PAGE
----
• What we know:
    • Federal government, under the School Improvement Grant sanctions, required each state to identify its “persistently underperforming schools”.
    • Five OUSD schools were identified as “persistently underperforming schools” (Tier 1) based on the CA State Board of Education approved list, as of Thursday, March 11, 2010.
    • Of the five OUSD schools, one has been slated for closure as of the end of the 09-10 school year: Explore Academy (Burbank campus).
    • The four remaining OUSD schools are all middle schools incubated and opened “new” in 2006.
    1. Alliance Academy (Elmhurst campus)
    2. Elmhurst Community Prep (Elmhurst campus)
    3. Roots International (Havenscourt campus)
    4. United For Success Academy (Calvin Simmons campus)
    • The SIG grant sets forth four sanctioned methods for addressing these “Persistently Underperforming Schools”
    1. School Closure
    2. Turnaround (reconstitution of leadership and staff)
    3. Restart (convert or close and open as a charter school)
    4. Transformation (implement specifically required and permissible school reform strategies)
    • The SIG states that LEA’s seeking SIG funds for the 2010-11 school year between $50,000 - $2,000,000 (each school, annually) must apply by June 10, 2010.
    • Grant requires that LEA must engage the affected communities. The State requires this to include at least three Public Hearings in response to any proposal being put forth by the LEA for each school. At least one of the three Public Hearings must be held at the affected school site.

    What we don’t know:

    If an LEA does not apply for SIG funds by June 10, 2010, would the LEA nonetheless be required to implement one of the sanctioned methods set forth in the Grant in the future, even in the face of limited to no additional funding available?  No clear direction to this question has been given at this time by the Federal or State government, although the Executive Director of the SBE stated clearly that districts should assume as much.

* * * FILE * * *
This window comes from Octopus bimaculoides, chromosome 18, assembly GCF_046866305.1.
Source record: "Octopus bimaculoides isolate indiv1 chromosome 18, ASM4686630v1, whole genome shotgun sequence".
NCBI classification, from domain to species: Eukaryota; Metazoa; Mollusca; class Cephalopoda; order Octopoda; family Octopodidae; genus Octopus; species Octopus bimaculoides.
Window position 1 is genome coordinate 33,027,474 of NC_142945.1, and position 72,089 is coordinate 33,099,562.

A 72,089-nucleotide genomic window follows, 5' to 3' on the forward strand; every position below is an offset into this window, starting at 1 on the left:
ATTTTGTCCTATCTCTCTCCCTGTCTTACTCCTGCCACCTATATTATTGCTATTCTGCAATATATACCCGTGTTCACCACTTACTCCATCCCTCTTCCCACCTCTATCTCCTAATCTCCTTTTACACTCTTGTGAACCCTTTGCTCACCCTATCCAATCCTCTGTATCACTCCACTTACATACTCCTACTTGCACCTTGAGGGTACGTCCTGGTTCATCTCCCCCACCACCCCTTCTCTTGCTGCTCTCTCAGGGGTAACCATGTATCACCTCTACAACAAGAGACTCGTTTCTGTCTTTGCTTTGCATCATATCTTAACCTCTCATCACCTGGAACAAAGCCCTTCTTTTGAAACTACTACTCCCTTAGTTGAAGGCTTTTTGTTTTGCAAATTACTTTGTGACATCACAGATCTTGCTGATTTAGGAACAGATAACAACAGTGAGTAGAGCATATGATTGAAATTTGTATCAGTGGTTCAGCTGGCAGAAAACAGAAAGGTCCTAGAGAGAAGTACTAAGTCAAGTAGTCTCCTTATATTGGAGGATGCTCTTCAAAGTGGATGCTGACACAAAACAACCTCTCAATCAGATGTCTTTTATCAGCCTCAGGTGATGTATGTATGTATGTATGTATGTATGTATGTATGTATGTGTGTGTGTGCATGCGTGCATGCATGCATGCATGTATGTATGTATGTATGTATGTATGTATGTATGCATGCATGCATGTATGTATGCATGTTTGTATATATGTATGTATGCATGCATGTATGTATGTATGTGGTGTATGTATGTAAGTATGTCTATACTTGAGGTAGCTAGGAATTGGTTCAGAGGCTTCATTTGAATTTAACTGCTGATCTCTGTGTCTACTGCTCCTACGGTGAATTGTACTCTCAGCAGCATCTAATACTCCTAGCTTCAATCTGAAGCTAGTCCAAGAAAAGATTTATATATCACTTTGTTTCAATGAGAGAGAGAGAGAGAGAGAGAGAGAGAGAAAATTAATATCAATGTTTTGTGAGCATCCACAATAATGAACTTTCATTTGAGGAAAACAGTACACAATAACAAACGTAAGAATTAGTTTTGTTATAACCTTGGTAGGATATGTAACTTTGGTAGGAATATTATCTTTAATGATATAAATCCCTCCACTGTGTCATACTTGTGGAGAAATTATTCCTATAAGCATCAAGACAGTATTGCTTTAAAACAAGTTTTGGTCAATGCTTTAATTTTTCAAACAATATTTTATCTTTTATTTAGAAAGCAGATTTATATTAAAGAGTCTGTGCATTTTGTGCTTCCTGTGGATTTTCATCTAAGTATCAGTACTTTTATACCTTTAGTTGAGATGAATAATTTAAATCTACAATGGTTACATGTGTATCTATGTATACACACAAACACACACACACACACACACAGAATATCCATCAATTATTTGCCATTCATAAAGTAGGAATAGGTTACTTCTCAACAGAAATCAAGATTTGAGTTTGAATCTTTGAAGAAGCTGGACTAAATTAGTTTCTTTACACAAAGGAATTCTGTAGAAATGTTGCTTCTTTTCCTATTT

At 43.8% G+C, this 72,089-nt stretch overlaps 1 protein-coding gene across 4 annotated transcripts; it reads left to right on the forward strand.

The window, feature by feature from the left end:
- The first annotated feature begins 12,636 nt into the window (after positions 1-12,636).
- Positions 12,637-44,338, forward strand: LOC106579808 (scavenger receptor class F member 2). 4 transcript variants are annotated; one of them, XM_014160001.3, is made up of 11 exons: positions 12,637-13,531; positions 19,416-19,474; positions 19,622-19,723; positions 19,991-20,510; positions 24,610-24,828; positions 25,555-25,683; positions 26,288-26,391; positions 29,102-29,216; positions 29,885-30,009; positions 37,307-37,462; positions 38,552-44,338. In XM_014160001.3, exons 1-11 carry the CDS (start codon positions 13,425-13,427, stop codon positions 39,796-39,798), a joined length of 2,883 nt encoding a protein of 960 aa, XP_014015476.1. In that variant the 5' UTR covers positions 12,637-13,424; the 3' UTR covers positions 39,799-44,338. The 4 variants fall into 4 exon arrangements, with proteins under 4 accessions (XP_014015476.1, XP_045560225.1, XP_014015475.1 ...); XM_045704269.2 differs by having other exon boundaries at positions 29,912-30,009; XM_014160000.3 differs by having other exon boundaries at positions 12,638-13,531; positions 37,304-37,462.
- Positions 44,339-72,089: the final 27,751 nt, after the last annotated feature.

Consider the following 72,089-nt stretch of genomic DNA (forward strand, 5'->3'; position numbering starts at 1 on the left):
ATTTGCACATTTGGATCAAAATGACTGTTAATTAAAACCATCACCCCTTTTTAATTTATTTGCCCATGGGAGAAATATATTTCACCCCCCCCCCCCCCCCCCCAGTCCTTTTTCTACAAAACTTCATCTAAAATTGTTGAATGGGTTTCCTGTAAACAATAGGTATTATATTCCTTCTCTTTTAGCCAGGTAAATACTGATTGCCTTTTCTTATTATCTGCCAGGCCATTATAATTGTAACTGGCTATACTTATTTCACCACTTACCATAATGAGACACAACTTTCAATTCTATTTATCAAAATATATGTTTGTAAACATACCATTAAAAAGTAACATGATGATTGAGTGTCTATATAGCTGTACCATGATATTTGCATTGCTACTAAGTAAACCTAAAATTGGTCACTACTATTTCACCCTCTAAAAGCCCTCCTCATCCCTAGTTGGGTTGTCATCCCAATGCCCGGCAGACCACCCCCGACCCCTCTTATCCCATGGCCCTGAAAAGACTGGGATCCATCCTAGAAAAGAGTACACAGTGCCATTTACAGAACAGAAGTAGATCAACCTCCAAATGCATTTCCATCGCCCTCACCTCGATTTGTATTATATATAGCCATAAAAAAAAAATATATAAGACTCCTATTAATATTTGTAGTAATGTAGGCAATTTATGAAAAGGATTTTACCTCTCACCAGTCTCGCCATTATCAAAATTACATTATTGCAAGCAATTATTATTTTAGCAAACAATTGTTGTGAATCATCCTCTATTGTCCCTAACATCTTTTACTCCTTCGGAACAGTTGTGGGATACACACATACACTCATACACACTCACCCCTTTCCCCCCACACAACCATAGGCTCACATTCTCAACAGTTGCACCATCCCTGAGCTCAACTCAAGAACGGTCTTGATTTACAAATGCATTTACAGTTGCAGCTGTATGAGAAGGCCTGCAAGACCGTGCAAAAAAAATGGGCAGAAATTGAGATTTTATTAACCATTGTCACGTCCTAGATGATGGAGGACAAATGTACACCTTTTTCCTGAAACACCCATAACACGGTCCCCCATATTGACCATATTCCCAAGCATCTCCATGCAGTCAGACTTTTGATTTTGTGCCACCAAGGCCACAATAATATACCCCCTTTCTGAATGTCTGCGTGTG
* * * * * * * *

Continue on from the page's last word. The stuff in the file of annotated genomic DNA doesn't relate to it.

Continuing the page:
It is widely held throughout the state that there are many details lacking clarity and the CDE is attempting to clarify terms of this Grant, including considering further legislation to clarify unanswered questions.

    In terms of the four sanctioned methods set forth in the Grant;
    it is not yet clear how black and white the LEA’s approach to each school must be, or how “creative” the reform measures might be in order to satisfy the Grant requirements, as well as to be eligible for the highest level grant award possible.

    Current Strategy

    1. OUSD is coordinating an effort to clarify as much information as possible regarding this federal mandate.
    This includes:
    • A central office team that is in communication and/or meeting daily with one another to develop updates based on ongoing analysis of the SIG requirements, and ongoing research with CDE and other state and federal agencies.
    • Attempts to centralize information to ensure clarity and consistency for the general public and affected school sites.

    2. OUSD is coordinating an effort to empower each affected school site leaders with information to assist its stakeholder groups in understanding the possible implications of this federal mandate.
    This includes:
    • Providing regular updates to school leaders on the districts emerging understanding of the SIG requirements
    • Coordinating and in some cases facilitating site-based meetings with staff and parent communities
    • Supporting an effort that allows each school community to consider each of the four sanctioned methods set forth in the Grant and its implications for each affected school.

    Ongoing Challenges

    • The absence of clarity regarding specific expectations by the state and federal governments means that the District must advance its efforts in a state of uncertainty.
    • Given the current efforts to develop a district-wide strategic planning process – the timing of the SIG requirements introduces unique challenges to ensuring a process that is sufficiently thoughtful and aligned to the emerging direction of the district.
    • Given the strong views likely to be held by many within each school community’s stakeholder groups with respect to each of the four sanctioned methods set forth in the Grant, it will be critical to ensure broad-based contributions are made to the final proposals put forth by the Superintendent to the OUSD Board of Education.
    Please click here to view this information in Spanish.
Last Modified on March 26, 2010